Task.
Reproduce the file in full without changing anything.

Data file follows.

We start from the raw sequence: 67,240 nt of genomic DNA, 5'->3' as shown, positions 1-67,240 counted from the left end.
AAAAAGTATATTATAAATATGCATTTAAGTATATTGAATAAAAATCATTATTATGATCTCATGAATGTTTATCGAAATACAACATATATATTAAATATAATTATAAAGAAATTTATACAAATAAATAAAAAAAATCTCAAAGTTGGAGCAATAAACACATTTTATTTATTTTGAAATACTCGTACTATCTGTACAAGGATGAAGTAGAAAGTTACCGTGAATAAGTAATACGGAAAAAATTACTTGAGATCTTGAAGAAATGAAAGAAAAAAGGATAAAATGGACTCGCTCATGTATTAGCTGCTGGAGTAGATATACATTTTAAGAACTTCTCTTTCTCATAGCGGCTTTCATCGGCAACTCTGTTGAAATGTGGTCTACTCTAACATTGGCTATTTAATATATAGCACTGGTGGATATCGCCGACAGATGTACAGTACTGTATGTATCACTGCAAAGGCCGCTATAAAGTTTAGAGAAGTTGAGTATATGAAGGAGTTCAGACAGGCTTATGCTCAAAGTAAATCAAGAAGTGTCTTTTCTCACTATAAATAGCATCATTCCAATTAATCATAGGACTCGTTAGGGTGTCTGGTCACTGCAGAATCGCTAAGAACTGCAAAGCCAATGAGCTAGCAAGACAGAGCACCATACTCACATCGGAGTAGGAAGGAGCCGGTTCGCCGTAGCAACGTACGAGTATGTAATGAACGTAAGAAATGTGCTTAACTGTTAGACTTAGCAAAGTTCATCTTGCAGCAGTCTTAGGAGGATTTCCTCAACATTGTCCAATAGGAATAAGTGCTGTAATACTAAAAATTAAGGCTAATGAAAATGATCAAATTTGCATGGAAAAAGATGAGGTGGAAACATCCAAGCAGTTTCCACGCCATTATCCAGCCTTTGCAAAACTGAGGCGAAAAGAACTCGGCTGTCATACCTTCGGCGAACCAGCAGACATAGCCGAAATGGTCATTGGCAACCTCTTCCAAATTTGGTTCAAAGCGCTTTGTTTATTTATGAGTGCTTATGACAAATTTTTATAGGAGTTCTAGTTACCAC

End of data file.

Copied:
We start from the raw sequence: 67,240 nt of genomic DNA, 5'->3' as shown, positions 1-67,240 counted from the left end.
AAAAAGTATATTATAAATATGCATTTAAGTATATTGAATAAAAATCATTATTATGATCTCATGAATGTTTATCGAAATACAACATATATATTAAATATAATTATAAAGAAATTTATACAAATAAATAAAAAAAATCTCAAAGTTGGAGCAATAAACACATTTTATTTATTTTGAAATACTCGTACTATCTGTACAAGGATGAAGTAGAAAGTTACCGTGAATAAGTAATACGGAAAAAATTACTTGAGATCTTGAAGAAATGAAAGAAAAAAGGATAAAATGGACTCGCTCATGTATTAGCTGCTGGAGTAGATATACATTTTAAGAACTTCTCTTTCTCATAGCGGCTTTCATCGGCAACTCTGTTGAAATGTGGTCTACTCTAACATTGGCTATTTAATATATAGCACTGGTGGATATCGCCGACAGATGTACAGTACTGTATGTATCACTGCAAAGGCCGCTATAAAGTTTAGAGAAGTTGAGTATATGAAGGAGTTCAGACAGGCTTATGCTCAAAGTAAATCAAGAAGTGTCTTTTCTCACTATAAATAGCATCATTCCAATTAATCATAGGACTCGTTAGGGTGTCTGGTCACTGCAGAATCGCTAAGAACTGCAAAGCCAATGAGCTAGCAAGACAGAGCACCATACTCACATCGGAGTAGGAAGGAGCCGGTTCGCCGTAGCAACGTACGAGTATGTAATGAACGTAAGAAATGTGCTTAACTGTTAGACTTAGCAAAGTTCATCTTGCAGCAGTCTTAGGAGGATTTCCTCAACATTGTCCAATAGGAATAAGTGCTGTAATACTAAAAATTAAGGCTAATGAAAATGATCAAATTTGCATGGAAAAAGATGAGGTGGAAACATCCAAGCAGTTTCCACGCCATTATCCAGCCTTTGCAAAACTGAGGCGAAAAGAACTCGGCTGTCATACCTTCGGCGAACCAGCAGACATAGCCGAAATGGTCATTGGCAACCTCTTCCAAATTTGGTTCAAAGCGCTTTGTTTATTTATGAGTGCTTATGACAAATTTTTATAGGAGTTCTAGTTACCAC